One of the most fascinating aspects of playing Jerico was figuring out his tricky relationship with Bill Pope’s widow, Jill Pope, played by Israeli actress Gal Gadot, who unexpectedly lures Jerico and introduces him to feelings of love, loyalty and regret he’s never encountered. Costner found an unusual rapport with her, with both characters deeply unnerved by one another yet drawn to each other. “Gal is an actress I was not aware of before this movie and I had a great experience with her. Her character brings femininity to a movie that is hard and cold in parts,” Costner comments.
The one man who sees Jerico entirely as a tool to get what he desperately needs is the London-based CIA chief, Quaker Wells, portrayed by Gary Oldman. He was especially pleased to reunite with Costner – having starred with him and Tommy Lee Jones in Oliver Stone’s award-winning JFK previously – and to join forces with director Vromen for the first time. “It has been 20 years since Kevin, Tommy Lee Jones and myself worked together on JFK, and now we are reunited on CRIMINAL so it is quite thrilling.” says Oldman.
As Dr. Frank, Tommy Lee Jones also tackles a character quite different from any he has played in his long career. Often cast as tough, salt-of-the-earth men, Jones here plays a scientist caught up in the quest for a medical breakthrough without foreseeing the full consequences.
“We were trying to break the norm in terms of casting,” explains Vromen. “We get so used to seeing the same heroes in the same hero roles, it can become suffocating. Having Tommy Lee play a vulnerable man is a fresh approach. Likewise, seeing a professional, scheming, energetic Gary Oldman is unusual. These are all extremely talented actors and I love that their characters are the opposite of what the audience will be expecting.”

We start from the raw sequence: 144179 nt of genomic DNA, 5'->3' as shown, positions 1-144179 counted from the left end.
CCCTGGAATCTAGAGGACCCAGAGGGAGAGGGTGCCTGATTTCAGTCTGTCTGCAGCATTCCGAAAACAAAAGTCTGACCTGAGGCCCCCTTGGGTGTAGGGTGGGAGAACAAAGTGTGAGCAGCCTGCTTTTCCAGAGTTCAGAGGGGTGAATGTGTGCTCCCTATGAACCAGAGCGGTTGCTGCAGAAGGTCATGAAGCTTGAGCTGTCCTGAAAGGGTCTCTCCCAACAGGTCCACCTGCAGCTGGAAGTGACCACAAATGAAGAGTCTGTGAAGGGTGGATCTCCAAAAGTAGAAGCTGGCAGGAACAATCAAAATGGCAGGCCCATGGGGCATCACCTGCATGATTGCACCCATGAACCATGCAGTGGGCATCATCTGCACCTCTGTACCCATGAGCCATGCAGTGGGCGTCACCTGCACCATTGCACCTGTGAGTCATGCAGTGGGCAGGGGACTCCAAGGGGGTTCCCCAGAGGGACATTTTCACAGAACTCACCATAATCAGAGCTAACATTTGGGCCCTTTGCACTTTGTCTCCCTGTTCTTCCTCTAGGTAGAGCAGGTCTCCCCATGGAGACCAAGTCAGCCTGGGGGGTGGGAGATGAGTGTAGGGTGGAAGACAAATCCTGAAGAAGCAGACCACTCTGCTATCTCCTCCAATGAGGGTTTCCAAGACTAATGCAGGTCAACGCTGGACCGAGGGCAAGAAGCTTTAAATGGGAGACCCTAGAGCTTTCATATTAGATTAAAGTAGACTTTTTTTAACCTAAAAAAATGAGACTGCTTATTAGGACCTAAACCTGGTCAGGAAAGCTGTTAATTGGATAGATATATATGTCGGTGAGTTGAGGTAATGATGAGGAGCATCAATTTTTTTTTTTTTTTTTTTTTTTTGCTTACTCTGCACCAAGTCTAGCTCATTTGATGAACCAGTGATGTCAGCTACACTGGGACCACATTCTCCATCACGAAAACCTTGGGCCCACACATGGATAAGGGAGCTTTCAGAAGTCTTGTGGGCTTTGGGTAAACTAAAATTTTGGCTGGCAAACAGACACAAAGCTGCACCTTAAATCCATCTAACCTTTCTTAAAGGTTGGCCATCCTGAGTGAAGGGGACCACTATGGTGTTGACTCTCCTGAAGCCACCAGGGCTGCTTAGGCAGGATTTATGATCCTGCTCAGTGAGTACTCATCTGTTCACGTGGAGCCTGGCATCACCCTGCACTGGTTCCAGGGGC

Jordi Molla (Riddick) takes the role of power hungry tyrant, Heimdahl, who is after The Dutchman’s ability to control the most powerful weaponry on earth to fulfill his own hunger to disrupt civilization.
Vromen had a very clear vision of CRIMINAL’s London – one that veers off the beaten path. “I wanted to bring the city into the film in a way that it hasn’t been seen before and film in places that even people from London never knew existed,” the director explains. “I wanted it really gritty, raw and definitely less clean, so we avoided Knightsbridge and Kensington. We sought out lesser known areas and found incredibly striking locations.”
Locations in the film span a wide range, including: Millennium Mill at Royal Victoria Dock, where the opening shoot-out between Bill Pope and Heimdahl’s men unfolds; a house in leafy Kingston Upon Thames – once the property of the King in Saxon times – as the home of Bill and Jill Pope, where Jerico is driven by memories; privately-owned Blackbushe Airport, where Heimdahl holds young Emma Pope at gun-point; Croydon College, which provided the hideout where Bill Pope stashes The Dutchman, the medical research lab and the CIA interrogation unit where Quaker Wells questions Jerico; the SOAS Library, one of the world’s most important academic libraries for the study of Africa, Asia and the Middle East, where Jerico searches for a mysterious duffel bag; and RAF St. Athan Airport in Cardiff doubling for Dover Air Force Base, where the production utilized the100-ton Airbus A400 transport aircraft along with numerous C130 Hercules transport aircraft.